The joys of Christmas do not include coping with crowds at shopping malls or wracking your brains trying to figure out what to get as a gift for someone who already seems to have everything.
Books are a way out of both situations. You don’t even have to go to a bookstore, with books so readily available online. As for the person who seems to have everything, newly published books are among the things they probably don’t already have.
One of the most enjoyable new books I read this year was a biography titled Stan Musial: An American Life by George Vecsey. Musial was one of the great hitters in the history of baseball, with a lifetime batting average of .331.
This biography, however, is more about Musial the man, and the era in American life in which he lived, which makes it more three-dimensional. It is a good read, and may be especially appreciated by people old enough to remember that era and the values that prevailed in that era, which Musial exemplified.
Another new and very different book about a bygone era that I enjoyed was The Great A&P and the Struggle for Small Business in America by Marc Levinson. It is about the rise and fall of the A&P grocery chain, once the largest retailer in the world, with 15,000 stores, and renowned for its high quality and low prices.
But this is more than an economic story. It is a human story about a family that dedicated itself to making its business the best it could be — and how the death of the last member of that family was followed by A&P’s decline into oblivion.
Two far less uplifting books were published this year but both contain important charges of profound and dangerous corruption. The first is titled Injustice by J. Christian Adams. He charges the Department of Justice under Attorney General Eric Holder with turning a blind eye to widespread election fraud and intimidation, when those who are committing these acts are black.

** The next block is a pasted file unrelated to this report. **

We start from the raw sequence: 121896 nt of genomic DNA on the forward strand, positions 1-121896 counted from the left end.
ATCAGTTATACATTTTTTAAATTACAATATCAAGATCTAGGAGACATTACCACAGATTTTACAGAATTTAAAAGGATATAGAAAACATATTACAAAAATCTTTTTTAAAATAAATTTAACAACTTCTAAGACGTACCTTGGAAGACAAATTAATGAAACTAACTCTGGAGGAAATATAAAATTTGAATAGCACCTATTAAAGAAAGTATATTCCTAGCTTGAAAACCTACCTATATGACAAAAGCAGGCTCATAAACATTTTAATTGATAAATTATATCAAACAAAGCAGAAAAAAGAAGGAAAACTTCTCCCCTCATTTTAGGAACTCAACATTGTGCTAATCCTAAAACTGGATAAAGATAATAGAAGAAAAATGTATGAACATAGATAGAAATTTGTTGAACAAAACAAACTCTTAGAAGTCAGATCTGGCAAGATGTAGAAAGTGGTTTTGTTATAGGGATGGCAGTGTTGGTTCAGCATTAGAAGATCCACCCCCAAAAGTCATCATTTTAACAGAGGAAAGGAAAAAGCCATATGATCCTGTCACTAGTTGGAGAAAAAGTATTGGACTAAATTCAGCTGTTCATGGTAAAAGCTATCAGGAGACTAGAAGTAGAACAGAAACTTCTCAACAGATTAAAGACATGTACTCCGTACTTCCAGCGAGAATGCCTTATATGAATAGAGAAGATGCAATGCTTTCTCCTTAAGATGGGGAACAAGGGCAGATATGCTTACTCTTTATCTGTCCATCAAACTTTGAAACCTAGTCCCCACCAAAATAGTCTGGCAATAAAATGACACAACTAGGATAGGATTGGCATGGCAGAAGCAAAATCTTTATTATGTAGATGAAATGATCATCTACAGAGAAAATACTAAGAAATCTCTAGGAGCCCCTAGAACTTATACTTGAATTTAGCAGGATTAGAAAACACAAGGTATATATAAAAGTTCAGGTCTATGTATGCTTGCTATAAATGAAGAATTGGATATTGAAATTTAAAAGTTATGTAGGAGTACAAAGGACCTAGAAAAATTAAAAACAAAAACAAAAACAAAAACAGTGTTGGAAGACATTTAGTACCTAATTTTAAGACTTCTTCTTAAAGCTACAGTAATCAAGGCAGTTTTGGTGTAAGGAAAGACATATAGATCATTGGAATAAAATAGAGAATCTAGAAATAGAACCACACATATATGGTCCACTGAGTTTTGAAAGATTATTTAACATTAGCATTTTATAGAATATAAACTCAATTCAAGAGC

The other book is FDR Goes to War by Burton W. Folsom and Anita Folsom. The romantic legends of Pres. Franklin D. Roosevelt that whole generations have been taught in schools, on television, and in the movies have been debunked by a series of history books, of which this is the latest and perhaps the most devastating — and painfully relevant to our current president.
Economist and columnist Walter Williams’s new book this year is Race and Economics. You don’t need to know any economics to read it, but you will know some after you do. If you believe that things like minimum-wage laws or government regulations in general help low-income minorities, you will find it hard to keep believing that after this book bombards you with hard facts and hard data, going back for decades.
Ann Coulter’s new book this year, Demonic, is in the tradition of her other books with one-word titles, a blend of very sharp wit and thoroughly researched facts. It will delight Ann Coulter’s fans and may cause those few liberals who read it to be at risk for apoplexy.
Although Demonic was published before the Occupy Wall Street movement got under way, its subtitle was prophetic: “How the Liberal Mob is Endangering America.” Its theme is how mob thinking and mob actions have long been common on the left, whether in academia, the media, or the streets. One chapter is titled, “You Can Lead a Mob to Water, But You Can’t Make It Think.”
Another writer whose series of books likewise blends wit and wisdom is Theodore Dalrymple, a British doctor who has lived in various countries around the world. His latest book this year is titled Anything Goes, and its theme is the degeneration of Western culture, to the accompaniment of unthinking rhetoric.
My all-time favorite among Theodore Dalrymple’s books is Life at the Bottom. It is based on his chilling experiences working in a low-income, predominantly white neighborhood in Britain. It is a classic examination of the moral squalor produced by the welfare state and its ideological rhetoric, regardless of race.
My own new books this year include The Thomas Sowell Reader, which has more than 400 pages of selections of my writings over the past decades, ranging from the humorous to the painfully serious. The fourth edition of my Basic Economics and the second edition of my Economic Facts and Fallacies were also published this year. Merry Christmas.
— Thomas Sowell is a senior fellow at the Hoover Institution. © 2011 Creators Syndicate, Inc.